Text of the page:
Scientists have discovered a second species of bacteria that can cause Lyme disease.
This one, named Borrelia mayonii, is closely related to the Borrelia burgdorferi bacteria already known to cause Lyme disease, the team at the Mayo Clinic in Rochester, Minnesota, and the Centers for Disease Control and Prevention found.
But the second bacteria causes slightly different symptoms and seems to be found only in Minnesota and Wisconsin, the researchers report in Lancet Infectious Diseases.
“Scientists at the Mayo Clinic in Rochester, Minnesota, first suspected the possibility of new bacteria after lab tests from six people with suspected Lyme disease produced unusual results,” the CDC said in a statement.
“Additional genetic testing at the Mayo Clinic and CDC found that the bacteria, provisionally named Borrelia mayonii, is closely related to B. burgdorferi.”
Current tests will pick up both infections, and the same antibiotics can treat both types, the CDC said.
CDC estimates that about 300,000 people are infected with Lyme disease every year. The infection is gradually spreading from the Northeast, where it was first identified in 1975, and becoming more common farther south and east. Lyme is now found in four times as many counties now as it was in 1993.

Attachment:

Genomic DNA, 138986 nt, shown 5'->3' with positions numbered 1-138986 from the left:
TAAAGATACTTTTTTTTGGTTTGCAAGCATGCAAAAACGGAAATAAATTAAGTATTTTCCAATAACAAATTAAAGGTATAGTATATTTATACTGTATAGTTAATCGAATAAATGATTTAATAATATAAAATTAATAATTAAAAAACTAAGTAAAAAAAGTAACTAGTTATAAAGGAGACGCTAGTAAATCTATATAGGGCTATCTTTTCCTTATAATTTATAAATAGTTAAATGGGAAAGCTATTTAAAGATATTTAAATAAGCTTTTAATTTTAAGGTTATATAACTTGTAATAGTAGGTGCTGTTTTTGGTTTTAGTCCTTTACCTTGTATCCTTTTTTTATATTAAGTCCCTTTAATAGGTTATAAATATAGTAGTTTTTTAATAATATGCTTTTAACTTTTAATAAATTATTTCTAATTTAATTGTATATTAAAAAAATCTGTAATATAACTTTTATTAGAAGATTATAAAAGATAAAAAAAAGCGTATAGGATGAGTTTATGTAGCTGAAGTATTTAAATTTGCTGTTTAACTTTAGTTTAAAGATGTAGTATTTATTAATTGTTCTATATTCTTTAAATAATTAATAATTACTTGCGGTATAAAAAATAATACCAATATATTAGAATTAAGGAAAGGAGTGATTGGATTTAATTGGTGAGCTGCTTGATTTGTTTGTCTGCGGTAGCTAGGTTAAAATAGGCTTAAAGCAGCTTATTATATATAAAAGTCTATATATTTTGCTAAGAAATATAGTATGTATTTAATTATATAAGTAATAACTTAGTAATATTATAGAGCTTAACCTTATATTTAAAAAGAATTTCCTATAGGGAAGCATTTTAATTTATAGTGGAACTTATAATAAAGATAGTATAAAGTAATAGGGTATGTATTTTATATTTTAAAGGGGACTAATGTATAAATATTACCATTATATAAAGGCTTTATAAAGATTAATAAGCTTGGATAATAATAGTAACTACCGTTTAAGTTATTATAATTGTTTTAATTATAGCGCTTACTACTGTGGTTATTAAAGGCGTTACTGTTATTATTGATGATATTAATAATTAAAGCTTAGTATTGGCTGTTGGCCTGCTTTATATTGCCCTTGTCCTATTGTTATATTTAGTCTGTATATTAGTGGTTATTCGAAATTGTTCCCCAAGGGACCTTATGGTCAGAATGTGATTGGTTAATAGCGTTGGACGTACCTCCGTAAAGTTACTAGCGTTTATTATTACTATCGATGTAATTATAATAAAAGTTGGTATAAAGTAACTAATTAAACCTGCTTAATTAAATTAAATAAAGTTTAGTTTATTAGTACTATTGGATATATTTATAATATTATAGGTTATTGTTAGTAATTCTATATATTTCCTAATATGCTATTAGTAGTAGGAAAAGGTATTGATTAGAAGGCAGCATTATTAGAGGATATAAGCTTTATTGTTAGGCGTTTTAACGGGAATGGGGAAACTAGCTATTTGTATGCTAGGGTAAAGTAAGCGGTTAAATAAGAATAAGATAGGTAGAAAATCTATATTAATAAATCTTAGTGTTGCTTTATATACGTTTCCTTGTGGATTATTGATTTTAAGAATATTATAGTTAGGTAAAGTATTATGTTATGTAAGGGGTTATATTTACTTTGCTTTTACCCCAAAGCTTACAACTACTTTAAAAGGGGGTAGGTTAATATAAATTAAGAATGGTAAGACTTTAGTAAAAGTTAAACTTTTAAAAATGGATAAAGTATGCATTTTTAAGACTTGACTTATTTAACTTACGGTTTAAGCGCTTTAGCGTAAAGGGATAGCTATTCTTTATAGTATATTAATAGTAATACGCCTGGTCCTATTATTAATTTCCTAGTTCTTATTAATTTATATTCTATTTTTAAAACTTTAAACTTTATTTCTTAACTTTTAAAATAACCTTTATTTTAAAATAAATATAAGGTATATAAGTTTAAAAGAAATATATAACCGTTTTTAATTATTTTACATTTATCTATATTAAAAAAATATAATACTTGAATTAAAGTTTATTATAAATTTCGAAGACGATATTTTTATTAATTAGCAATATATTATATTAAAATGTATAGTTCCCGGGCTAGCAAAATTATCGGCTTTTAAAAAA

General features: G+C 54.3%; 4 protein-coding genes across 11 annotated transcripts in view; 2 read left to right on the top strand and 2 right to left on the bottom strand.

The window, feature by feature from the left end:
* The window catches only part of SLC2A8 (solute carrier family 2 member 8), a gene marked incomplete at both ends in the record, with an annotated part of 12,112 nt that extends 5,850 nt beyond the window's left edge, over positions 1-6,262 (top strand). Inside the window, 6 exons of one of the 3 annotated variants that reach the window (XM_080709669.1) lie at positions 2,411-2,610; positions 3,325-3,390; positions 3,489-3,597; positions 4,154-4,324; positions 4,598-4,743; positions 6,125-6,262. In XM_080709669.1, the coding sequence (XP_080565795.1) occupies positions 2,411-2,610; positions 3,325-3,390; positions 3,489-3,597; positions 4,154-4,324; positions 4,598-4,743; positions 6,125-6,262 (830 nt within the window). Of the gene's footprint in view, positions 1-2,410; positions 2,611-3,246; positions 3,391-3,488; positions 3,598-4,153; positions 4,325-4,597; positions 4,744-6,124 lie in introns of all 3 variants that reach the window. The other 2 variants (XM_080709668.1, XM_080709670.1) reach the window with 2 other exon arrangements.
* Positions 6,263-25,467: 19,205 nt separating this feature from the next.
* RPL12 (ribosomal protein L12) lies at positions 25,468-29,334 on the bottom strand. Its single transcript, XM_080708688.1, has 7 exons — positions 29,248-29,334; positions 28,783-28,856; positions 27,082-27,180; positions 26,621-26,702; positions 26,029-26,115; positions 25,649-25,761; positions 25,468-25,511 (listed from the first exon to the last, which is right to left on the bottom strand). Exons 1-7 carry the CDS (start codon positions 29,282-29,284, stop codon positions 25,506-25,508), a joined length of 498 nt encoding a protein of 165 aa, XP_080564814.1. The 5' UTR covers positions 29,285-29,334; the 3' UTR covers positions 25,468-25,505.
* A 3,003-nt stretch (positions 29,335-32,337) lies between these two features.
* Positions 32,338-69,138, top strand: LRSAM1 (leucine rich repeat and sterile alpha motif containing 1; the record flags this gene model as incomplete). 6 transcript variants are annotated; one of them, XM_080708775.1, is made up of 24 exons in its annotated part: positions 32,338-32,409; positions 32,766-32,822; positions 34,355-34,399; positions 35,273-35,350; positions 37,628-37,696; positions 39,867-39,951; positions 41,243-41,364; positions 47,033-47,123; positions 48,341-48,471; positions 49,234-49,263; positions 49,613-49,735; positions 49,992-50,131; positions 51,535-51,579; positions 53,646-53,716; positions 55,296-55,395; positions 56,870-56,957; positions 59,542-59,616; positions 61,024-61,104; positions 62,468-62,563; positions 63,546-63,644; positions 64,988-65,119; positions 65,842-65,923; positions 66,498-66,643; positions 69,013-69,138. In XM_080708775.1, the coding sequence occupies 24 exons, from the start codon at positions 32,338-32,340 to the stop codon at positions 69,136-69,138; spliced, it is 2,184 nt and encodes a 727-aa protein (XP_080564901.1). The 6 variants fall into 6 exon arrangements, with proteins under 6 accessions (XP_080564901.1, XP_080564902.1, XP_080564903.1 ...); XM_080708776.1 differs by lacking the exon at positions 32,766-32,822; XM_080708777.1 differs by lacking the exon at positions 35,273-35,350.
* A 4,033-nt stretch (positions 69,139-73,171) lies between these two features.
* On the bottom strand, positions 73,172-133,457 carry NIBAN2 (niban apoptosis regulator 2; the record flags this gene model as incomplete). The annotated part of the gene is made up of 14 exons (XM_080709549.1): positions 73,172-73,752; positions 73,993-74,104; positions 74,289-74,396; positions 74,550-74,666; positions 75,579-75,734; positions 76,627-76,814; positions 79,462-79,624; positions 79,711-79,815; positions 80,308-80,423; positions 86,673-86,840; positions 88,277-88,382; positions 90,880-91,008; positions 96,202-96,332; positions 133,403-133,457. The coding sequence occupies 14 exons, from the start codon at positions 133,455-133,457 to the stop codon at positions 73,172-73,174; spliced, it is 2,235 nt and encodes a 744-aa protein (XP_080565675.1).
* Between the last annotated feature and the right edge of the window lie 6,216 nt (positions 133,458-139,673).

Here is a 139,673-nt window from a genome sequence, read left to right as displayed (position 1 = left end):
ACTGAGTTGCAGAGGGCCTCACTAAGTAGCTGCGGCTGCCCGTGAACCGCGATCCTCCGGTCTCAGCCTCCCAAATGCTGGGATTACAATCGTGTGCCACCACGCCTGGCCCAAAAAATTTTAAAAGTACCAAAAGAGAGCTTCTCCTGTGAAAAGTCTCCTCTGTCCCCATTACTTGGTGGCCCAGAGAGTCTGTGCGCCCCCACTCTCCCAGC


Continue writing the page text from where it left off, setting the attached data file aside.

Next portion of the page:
There was a vaccine, but it was taken off the market because of low demand.
Borrelia bacteria are carried by blacklegged ticks. People catch the infection from tick bites.
“This discovery adds another important piece of information to the complex picture of tickborne diseases in the United States,” said the CDC’s Dr. Jeannine Petersen.
B. mayonii and B. burgdorferi both cause fever, headache, rash, and neck pain soon after infection, and arthritis some weeks later. “Unlike B. burgdorferi, however, B. mayonii is associated with nausea and vomiting, diffuse rashes (rather than a single so-called ‘bull’s-eye’ rash), and a higher concentration of bacteria in the blood,” the CDC said.
“The newly recognized species was discovered when six of approximately 9,000 samples drawn from residents of Minnesota, Wisconsin, and North Dakota with suspected Lyme disease between 2012 and 2014 were found to contain bacteria that were genetically distinct from B. burgdorferi.”
More tests showed it was a ralted species of bacteria causing the infection.
“To date, the evidence suggests that the distribution of B. mayonii is limited to the upper midwestern United States. The new species was not identified in any of the approximately 25,000 blood samples from residents of 43 other states with suspected tickborne disease taken during the same period, including states in the Northeast and Mid-Atlantic region where Lyme disease is common,” CDC added.